Art in a Liberal Frame

 Skrevet av Henry Midgley - Publisert 30.08.2007 kl. 16:50 (Oppdatert 31.08.2007 kl. 19:01)

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Kos he created a political website
and now his readers are creating art

Daily Kos is one of the most important, if not the most important, websites in American politics today. It functions as a fund raising and ideas generating base for the Democratic party and in particular for partisan Democrats. The website was involved in the Howard Dean campaign and the campaign to unseat Joe Leiberman as the Democratic nominee to be senator for Connecticut. Basically the site is filled with electioneering and campaigning political obsessives- and a typical front page post will take the form of the analysis of a particular state and the Democrats' chances there. The website seeks self consciously to emulate the rightwing machine in US politics- particularly what its founder calls the rightwing noise machine. So it would seem an unlikely place for art to spring from.

But Daily Kos is also more than that- its also a community of likeminded people- people engaging and interacting with each other, making friendships, betraying each other and constantly talking online with each other. Threads and diaries deal with non-political subjects as well as the political fare of the majority of the site and readers come together to speak in awed tones of various commenters and their literary skill. So its no surprise that some of these Kossacks discovered that they had a similar literary bent and decided to club together, to collect their thoughts and publish them in time for the Yearly Kos Convention. The result of their work is a slim volume called Art in a Liberal Frame which brings together the work of perhaps about 40 artists and writers- including our very own Stormbear with his cartoons and Alexander Rubio with his poetry (as you will no doubt expect my connection to both precludes any further comment on either's work).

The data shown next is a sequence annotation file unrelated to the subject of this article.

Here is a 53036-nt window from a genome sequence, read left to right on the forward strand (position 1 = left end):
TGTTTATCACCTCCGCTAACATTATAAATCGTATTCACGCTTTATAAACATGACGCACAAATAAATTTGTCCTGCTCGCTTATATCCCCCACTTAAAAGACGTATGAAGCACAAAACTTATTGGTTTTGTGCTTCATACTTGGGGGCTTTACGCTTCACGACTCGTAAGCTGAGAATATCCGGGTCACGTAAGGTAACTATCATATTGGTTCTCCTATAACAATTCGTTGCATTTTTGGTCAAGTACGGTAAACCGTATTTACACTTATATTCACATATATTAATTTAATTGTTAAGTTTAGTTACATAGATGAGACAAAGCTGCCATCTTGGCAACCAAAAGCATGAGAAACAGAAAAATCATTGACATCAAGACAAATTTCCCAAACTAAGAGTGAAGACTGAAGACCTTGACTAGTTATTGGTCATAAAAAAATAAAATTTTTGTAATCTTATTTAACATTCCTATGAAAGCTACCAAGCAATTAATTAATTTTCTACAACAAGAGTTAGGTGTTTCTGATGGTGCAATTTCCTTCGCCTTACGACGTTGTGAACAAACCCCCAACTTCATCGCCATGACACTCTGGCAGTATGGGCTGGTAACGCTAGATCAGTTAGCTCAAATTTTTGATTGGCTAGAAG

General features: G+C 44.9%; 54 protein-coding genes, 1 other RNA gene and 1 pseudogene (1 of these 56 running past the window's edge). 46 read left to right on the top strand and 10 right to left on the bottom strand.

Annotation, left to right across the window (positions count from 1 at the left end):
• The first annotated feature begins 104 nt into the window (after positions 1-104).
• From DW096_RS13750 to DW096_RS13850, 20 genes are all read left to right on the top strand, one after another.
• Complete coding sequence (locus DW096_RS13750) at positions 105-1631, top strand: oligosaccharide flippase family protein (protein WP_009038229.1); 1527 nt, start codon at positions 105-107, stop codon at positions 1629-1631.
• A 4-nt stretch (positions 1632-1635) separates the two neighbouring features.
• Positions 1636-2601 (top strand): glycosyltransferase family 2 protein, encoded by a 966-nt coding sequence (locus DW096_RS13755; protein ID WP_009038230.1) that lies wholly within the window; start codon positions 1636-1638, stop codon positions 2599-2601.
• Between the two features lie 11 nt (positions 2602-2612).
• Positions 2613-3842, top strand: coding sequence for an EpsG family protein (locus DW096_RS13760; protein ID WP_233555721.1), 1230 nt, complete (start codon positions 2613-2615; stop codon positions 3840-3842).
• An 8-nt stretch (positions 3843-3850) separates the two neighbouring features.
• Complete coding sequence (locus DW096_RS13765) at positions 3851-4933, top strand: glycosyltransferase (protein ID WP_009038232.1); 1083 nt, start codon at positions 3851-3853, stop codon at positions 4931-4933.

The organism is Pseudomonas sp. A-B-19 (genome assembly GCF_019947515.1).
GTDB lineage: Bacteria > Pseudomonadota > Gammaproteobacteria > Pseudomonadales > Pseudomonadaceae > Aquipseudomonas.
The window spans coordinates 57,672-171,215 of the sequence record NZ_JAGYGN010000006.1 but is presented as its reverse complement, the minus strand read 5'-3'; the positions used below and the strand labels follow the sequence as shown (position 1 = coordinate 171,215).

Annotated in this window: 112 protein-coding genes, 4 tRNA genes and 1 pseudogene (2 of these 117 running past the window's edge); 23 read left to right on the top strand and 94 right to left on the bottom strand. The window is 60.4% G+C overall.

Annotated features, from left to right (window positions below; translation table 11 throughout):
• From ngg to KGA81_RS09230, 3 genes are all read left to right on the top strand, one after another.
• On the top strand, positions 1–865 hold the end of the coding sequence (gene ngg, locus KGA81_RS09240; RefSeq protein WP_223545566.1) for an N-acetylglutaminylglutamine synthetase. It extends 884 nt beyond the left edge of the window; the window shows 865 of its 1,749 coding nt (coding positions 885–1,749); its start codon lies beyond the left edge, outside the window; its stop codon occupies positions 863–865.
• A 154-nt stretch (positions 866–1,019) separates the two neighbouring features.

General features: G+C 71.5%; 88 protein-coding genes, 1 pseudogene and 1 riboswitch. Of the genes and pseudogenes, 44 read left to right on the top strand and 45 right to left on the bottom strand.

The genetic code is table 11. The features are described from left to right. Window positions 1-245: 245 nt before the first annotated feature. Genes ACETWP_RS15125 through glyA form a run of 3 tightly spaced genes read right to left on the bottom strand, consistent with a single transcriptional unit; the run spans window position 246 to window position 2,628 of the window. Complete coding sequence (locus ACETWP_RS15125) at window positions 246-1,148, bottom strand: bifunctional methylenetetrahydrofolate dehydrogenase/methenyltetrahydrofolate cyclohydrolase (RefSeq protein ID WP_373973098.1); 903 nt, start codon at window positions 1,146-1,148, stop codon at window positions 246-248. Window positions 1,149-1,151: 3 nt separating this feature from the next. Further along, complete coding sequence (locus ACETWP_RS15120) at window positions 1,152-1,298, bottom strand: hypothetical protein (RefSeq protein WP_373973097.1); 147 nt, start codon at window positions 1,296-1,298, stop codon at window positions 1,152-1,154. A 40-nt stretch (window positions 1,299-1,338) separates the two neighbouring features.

The volume was put together and edited by Cosmic Debris, a budding artist herself on the evidence of this volume, who brought together with the community the art on display. To be honest she seems to my inexpert eye to have done a very good job. Some of the pictures in particular present very striking images which deserve wider publicity. For example, 'Staring Back' a picture by Lucius Vorenus is an unsettling portrait of a stone statue of a soldier in a memorial staring backwards straight into the camera, his eyes shielded by the shadow cast by his helmet. Its an interesting picture partly for the balance between the grey figure of the soldier, and the sunlight and people walking around him and trees. The shadowed eyes though we might presume capture less the idylls of peace on a summer's day, than they do the horrors of war somewhere far far away. Lucius seems in the image to have captured something of the way that the distance between the cold graven image of the soldier and the laughing strolling civilians should disquiet us living here far away from war. Remembering Katrina, a drawing by Paul Kane, is equally impressive, a simple line drawing of a black man playing an accordion, it resonates with all the imagery of southern poverty and sadness that one could imagine. The resigned closed eyes speak of the despair.